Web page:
(To the theater stage manager) Quit twiddling the knob and flickering the lights while the audience is entering and being seated. (To the subway motorman) Quit twiddling the knob and dinging the doors while passengers are getting off and others are waiting to board.
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Re: MBTA Red Line runaway train from Braintree Station

Postby theseaandalifesaver » Thu Dec 10, 2015 6:39 pm

How did the train make it as far as it did as far as it did with ATC in place? Did it just have clear signals the entire line?
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Re: MBTA Red Line runaway train from Braintree Station

Postby dieciduej » Thu Dec 10, 2015 6:43 pm

As I see it and understand some of the issues:

1 - The train was at Braintree Station when it dumped, aka when into emergency, when it loss the ATO signal. Not that usual of occurrence.

2 - The operator requested permission from Operations to put the train on to Bypass Mode, aka ignore ATO signal code or lack of code, to get through the dead spot. SOP (Standard Operating Procedure)

3 - The operator dismounted from the train to place it into Bypass Mode. SOP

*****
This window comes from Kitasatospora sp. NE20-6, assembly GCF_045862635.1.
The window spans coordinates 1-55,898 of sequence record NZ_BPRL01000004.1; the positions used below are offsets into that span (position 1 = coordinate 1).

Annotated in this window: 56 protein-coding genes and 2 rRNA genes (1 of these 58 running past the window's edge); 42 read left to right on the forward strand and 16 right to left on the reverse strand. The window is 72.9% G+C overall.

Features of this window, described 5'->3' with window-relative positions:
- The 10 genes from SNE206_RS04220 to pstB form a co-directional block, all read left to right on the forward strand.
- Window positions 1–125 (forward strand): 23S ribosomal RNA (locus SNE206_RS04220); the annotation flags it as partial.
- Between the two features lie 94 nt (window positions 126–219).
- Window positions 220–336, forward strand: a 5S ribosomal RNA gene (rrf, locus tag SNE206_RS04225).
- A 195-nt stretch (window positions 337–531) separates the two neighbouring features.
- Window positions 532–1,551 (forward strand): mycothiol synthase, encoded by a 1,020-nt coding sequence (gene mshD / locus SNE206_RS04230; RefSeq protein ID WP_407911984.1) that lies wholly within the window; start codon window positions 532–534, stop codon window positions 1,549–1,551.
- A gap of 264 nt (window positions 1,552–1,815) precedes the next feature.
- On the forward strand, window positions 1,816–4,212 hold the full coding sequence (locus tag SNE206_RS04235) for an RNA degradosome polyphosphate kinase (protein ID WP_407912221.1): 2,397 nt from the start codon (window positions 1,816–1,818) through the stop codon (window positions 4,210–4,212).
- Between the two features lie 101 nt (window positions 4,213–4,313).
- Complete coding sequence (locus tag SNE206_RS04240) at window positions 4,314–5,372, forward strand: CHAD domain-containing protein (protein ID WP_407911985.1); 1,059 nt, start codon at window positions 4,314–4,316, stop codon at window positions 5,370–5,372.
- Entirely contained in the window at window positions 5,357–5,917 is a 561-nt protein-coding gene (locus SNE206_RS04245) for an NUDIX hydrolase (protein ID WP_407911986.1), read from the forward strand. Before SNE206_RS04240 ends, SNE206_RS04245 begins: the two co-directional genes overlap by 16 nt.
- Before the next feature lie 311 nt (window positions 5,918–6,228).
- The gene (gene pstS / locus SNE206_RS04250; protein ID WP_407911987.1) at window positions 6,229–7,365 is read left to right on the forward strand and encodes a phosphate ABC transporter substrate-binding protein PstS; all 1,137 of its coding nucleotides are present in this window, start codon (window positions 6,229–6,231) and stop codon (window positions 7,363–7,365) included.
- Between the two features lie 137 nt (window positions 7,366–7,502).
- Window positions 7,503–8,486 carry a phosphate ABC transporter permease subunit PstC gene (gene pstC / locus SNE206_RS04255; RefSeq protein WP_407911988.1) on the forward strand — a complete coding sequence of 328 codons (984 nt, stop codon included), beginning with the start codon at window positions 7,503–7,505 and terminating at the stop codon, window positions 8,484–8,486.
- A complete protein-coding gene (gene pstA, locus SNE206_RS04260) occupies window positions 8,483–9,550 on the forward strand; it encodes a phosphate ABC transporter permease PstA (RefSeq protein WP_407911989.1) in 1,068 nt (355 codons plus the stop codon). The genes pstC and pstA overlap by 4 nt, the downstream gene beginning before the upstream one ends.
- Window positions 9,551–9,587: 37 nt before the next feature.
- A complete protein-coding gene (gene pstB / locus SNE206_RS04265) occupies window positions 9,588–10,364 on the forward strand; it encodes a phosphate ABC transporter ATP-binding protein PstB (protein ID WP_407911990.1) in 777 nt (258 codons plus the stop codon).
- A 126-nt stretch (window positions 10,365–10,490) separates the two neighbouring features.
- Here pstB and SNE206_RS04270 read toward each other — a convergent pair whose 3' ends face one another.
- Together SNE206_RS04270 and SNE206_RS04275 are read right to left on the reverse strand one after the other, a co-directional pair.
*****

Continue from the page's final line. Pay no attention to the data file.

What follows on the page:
4 - Upon placing it into Bypass Mode the train proceeded to move forward, thus injuring the operator.

5 - The train proceeded until the Third Rail was de-energize and the train coasted until North Quincy.

OK steps 1 thru 3 are standard.

At step 4, when the train was put into Bypass mode, it shouldn't have moved. So either there was a failure of the Cineston controller, aka the Dead Man Switch (Mechanical Fault). Did the operator, when exiting the train, leave the controller in a power notch and not full service brake relying on the Dead Man Switch to keep the train from moving (Operator and Mechanical Faults). Or did the operator for some reason bypass the Dead Man Switch, aka put a brick on it as someone said earlier (Operator Fault). Which ever it is a board of inquiry will find out.

At step 5, since the train was in Bypass Mode as far as I know, and someone please correct me if I am wrong, no matter what the ATO speed code is to and including STOP, the train control system would not act upon it. And this is where I have my problem! RANT ALERT! We in general have become to entrusting to electronic gizmos to save our a..... If anything the MBTA should reinstall good old fashion trip arms to prevent runaways or general stupidity that can occur out there.

Luckily no passengers were hurt. But I do believe the operator, shop crews and or management may feel more pain before this is over!

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Re: MBTA Red Line runaway train from Braintree Station

Postby R36 Combine Coach » Thu Dec 10, 2015 6:43 pm

About two years ago, a similar runaway incident occurred with a CTA 2600 series set on the Blue Line, this time with an empty consist that crashed into another parked set. The commonality in both cases is the single handle controller (possibility of deadman or interlock failure as state above).